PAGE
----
My name is Kristen, and I’m from the Maryland/Virginia area of the U.S.A. I moved to Germany about three years ago after my (American) husband said he’d been offered a job with a small German company. I was just finishing up a post-graduate degree in teaching, and was looking for a job myself. We weighed the pros and cons, and decided we were up for the adventure!
It was a big move for us and our beagle, but we’ve since come to enjoy the quality of life we have here. I especially love the public transportation system. In the States we had two cars, but here we don’t need them. We go everywhere — to work, around the city, and on vacation — on the trains. I also really like the healthcare system. In the States I had a couple emergencies that sent me to the ER, and even though I had health insurance, I remember paying hundreds of dollars to the various doctors who saw me for months after the event. Here if I’m sick, I can be in and out of the 24-hour clinic in just 45 minutes with nothing more than the cost of a prescription. I just wish I’d studied here, too, and didn’t have my student loan debt!
I have picked up a few German habits, I suppose. Our living space is smaller than in the U.S., and we separate and recycle our trash. In fact, I cringe a bit when I see the all-in-one bins downtown, and will often save any plastic bottles I’ve bought until I can get home and put them in the Gelbe Sack. We shop for groceries daily instead of weekly, and buy more fresh and seasonal produce. And much to my husband’s exasperation, I will not cross a street if the Ampelmann is red. One habit I can’t seem to get used to is not doing my cleaning and laundry on Sundays. I know it’s a quiet day, but we live with a lot of international and young people in our apartment building, and no one really seems to mind.
One thing I do miss about the States is the food. We found a lot of really innovative, local restaurants in Charlottesville and Baltimore, and on our travels to Boston, New Orleans, and Charleston. I haven’t found quite the same “food culture” here in Germany. That’s why I started my blog, in order to document my food travels and to better appreciate what’s in my own backyard, so to speak. I work full-time, though, so my blog is more of a side project that I do for fun.
Unfortunately, I don’t feel as integrated as I would like. Culturally, I haven’t found any problem, and perhaps that’s because my family on both sides is originally from Germany. I fit the German stereotype of being reserved, fiscally conservative, and of being serious and industrious. However, contrary to what I’ve heard (from visiting family members, even!), I don’t find Germans to be unfriendly at all. They just don’t randomly smile as much as Americans do, and don’t care much for small talk with strangers, which is perfectly fine by me.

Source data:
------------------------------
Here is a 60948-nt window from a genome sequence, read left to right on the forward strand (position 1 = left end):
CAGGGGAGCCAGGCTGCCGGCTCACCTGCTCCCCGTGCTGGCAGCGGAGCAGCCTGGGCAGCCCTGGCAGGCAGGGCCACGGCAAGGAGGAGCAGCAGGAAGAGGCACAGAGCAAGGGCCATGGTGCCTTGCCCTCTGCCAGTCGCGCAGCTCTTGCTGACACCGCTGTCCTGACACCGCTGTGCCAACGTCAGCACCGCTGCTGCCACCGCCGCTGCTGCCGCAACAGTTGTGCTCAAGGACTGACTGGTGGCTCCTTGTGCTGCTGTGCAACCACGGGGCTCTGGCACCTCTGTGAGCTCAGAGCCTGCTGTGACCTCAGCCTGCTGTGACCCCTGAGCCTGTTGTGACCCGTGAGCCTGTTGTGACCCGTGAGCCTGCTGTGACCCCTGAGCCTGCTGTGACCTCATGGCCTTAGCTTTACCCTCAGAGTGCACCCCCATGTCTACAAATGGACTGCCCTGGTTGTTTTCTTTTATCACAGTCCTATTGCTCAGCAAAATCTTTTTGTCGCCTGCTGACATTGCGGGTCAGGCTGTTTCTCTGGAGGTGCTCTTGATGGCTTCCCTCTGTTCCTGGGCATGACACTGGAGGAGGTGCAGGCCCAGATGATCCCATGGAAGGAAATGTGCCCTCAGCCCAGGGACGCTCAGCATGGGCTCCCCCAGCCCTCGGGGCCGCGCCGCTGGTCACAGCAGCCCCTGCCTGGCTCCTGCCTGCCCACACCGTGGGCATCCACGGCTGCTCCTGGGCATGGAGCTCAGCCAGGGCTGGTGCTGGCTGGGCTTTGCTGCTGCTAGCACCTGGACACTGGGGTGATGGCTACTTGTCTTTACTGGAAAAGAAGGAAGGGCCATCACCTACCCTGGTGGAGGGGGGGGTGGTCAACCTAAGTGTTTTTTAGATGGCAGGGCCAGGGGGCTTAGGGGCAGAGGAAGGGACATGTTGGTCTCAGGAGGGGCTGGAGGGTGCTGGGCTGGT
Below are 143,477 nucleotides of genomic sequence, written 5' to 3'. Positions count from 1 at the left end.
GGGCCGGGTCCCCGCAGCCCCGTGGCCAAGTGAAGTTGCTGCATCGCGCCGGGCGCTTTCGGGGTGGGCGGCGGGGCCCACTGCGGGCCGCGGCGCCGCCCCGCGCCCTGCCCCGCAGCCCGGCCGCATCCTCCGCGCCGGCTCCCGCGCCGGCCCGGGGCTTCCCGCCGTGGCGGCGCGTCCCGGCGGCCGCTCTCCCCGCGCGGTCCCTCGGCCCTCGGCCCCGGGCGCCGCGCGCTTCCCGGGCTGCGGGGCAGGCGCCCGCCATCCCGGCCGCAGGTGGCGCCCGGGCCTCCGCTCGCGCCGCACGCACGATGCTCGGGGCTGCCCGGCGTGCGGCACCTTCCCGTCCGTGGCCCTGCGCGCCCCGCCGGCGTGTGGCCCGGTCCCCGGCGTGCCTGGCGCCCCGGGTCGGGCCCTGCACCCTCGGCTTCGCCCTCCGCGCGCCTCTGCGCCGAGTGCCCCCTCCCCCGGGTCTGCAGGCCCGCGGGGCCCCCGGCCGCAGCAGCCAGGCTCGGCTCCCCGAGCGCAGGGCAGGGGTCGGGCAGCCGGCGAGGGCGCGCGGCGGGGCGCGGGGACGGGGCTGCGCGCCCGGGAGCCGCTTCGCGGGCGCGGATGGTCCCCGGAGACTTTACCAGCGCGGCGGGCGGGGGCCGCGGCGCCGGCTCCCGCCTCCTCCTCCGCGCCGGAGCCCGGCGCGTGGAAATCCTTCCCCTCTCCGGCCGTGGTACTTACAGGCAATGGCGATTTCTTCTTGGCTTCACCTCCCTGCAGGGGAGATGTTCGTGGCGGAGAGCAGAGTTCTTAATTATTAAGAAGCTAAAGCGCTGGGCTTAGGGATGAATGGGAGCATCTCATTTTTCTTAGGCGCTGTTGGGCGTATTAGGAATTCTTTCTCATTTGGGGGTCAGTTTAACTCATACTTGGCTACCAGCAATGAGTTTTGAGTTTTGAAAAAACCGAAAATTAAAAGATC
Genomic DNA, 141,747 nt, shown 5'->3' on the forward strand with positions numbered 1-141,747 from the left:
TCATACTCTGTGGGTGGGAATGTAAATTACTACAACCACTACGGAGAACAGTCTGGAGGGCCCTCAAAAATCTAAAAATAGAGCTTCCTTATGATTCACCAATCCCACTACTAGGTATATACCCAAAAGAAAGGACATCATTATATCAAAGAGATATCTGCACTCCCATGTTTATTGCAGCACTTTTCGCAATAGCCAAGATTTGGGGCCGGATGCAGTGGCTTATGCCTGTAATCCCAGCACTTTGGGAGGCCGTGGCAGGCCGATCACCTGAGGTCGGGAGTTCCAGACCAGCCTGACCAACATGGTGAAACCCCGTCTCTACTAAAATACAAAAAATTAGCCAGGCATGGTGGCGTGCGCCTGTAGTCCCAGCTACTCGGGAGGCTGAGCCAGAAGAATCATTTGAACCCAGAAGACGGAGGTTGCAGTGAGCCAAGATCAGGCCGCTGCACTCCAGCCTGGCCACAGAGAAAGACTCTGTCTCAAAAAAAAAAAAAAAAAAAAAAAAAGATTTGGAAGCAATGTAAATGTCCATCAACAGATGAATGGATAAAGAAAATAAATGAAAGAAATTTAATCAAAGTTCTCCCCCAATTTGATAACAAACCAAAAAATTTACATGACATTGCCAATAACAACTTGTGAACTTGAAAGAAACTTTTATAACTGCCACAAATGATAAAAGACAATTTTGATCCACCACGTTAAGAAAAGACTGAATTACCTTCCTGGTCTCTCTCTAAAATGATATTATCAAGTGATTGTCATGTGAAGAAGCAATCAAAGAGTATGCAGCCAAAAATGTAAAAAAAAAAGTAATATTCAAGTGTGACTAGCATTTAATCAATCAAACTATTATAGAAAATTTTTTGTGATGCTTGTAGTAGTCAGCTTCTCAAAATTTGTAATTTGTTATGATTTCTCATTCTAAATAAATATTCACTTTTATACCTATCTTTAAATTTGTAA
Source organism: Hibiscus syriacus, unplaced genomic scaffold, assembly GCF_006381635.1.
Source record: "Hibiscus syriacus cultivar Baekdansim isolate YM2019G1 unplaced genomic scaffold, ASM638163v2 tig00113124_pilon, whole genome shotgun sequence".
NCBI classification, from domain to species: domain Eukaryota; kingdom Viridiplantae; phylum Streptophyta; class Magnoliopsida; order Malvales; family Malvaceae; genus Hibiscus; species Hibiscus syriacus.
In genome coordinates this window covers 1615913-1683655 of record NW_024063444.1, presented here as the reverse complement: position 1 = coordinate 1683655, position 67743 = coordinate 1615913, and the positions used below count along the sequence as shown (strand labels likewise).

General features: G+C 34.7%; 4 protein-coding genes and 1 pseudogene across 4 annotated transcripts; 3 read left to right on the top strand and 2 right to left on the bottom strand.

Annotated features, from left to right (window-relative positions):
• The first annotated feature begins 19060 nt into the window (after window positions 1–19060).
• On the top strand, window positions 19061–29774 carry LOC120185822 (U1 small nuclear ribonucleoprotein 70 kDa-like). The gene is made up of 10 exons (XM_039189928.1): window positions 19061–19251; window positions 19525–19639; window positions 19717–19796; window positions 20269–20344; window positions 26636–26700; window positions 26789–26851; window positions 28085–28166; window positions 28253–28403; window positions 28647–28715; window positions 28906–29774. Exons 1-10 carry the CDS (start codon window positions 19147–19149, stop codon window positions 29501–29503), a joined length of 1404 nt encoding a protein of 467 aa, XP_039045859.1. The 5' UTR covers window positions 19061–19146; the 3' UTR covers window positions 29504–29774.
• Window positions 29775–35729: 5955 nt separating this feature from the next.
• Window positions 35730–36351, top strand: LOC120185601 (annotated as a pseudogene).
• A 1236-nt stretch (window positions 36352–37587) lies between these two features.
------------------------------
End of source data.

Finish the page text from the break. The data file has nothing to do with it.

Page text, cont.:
That said, I’ve found the German language to be extremely difficult to learn. I took French in college and high school, so the gendered nouns are fine, but the different cases have been hard for me to learn. I remember that when I first moved here, one of my biggest blunders was mistaking the “taglich frisch” signs under certain fruits and vegetables at the grocery store to mean they didn’t have a number to punch into the machine for your barcode. Then once at the register, the cashier was asking me for the barcode for my fruit and I kept repeating “taglich frisch” to try to tell her that there was no number! My husband was quick to correct my mistake once I told him my story at home — after he stopped laughing, of course. Now after three years, I know enough to carry on a basic conversation and to get what I need from doctors, restaurants, and stores, but I work in an international school were the lingua franca is English. This makes it hard to practice my German and means that I will never really be fully integrated, I think.
Because I work in an international school, I see Germany as being a very multicultural society. The fact that there are so many international schools in Germany speaks to that! That said, I still see “cultural clashes” daily in my classroom. Because people are raised in very different environments, we come to have different expectations about dealing with other people. And while that’s not to say that a multicultural society can’t function well, it does require an extra bit of patience and understanding. The thing I find really fascinating in my teaching are the kids who don’t really have a nationality, our so-called “third culture kids”, either because they’ve never lived in their parents’ countries of origin or because they’ve spent so much of their lives in various countries that they have no single culture to claim as their own. In this respect, they truly become citizens of the world.
And while I know that some part of me will always be American, I hope that through my travels here in Germany and wherever else we may live as well, that I can also pick up a little bit of their “world spirit”.